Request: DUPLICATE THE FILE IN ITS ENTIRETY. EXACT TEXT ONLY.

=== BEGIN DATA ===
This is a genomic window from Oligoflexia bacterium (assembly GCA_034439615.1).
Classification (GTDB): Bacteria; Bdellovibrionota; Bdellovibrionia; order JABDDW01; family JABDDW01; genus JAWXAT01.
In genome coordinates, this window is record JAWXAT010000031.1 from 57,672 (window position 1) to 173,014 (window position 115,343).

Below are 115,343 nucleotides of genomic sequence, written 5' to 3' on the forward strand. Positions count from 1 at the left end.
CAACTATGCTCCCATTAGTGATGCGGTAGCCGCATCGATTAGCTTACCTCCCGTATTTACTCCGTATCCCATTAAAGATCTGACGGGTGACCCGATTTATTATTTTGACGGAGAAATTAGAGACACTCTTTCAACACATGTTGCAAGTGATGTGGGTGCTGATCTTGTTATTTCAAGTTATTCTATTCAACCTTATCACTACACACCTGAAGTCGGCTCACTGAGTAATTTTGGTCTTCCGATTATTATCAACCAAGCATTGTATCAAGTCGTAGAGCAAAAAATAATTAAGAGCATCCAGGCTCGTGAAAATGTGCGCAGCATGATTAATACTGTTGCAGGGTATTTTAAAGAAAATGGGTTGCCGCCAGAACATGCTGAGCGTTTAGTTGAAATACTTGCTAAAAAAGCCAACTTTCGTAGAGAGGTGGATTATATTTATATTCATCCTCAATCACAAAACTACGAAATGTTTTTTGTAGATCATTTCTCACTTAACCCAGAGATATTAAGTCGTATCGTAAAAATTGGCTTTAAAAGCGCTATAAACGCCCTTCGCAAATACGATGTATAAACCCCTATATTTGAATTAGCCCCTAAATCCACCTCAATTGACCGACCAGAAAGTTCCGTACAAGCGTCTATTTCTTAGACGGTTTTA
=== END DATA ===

This is a genomic window from Oligoflexia bacterium (assembly GCA_034439615.1).
Classification (GTDB): Bacteria; Bdellovibrionota; Bdellovibrionia; order JABDDW01; family JABDDW01; genus JAWXAT01.
In genome coordinates, this window is record JAWXAT010000031.1 from 57,672 (window position 1) to 173,014 (window position 115,343).

Below are 115,343 nucleotides of genomic sequence, written 5' to 3' on the forward strand. Positions count from 1 at the left end.
CAACTATGCTCCCATTAGTGATGCGGTAGCCGCATCGATTAGCTTACCTCCCGTATTTACTCCGTATCCCATTAAAGATCTGACGGGTGACCCGATTTATTATTTTGACGGAGAAATTAGAGACACTCTTTCAACACATGTTGCAAGTGATGTGGGTGCTGATCTTGTTATTTCAAGTTATTCTATTCAACCTTATCACTACACACCTGAAGTCGGCTCACTGAGTAATTTTGGTCTTCCGATTATTATCAACCAAGCATTGTATCAAGTCGTAGAGCAAAAAATAATTAAGAGCATCCAGGCTCGTGAAAATGTGCGCAGCATGATTAATACTGTTGCAGGGTATTTTAAAGAAAATGGGTTGCCGCCAGAACATGCTGAGCGTTTAGTTGAAATACTTGCTAAAAAAGCCAACTTTCGTAGAGAGGTGGATTATATTTATATTCATCCTCAATCACAAAACTACGAAATGTTTTTTGTAGATCATTTCTCACTTAACCCAGAGATATTAAGTCGTATCGTAAAAATTGGCTTTAAAAGCGCTATAAACGCCCTTCGCAAATACGATGTATAAACCCCTATATTTGAATTAGCCCCTAAATCCACCTCAATTGACCGACCAGAAAGTTCCGTACAAGCGTCTATTTCTTAGACGGTTTTA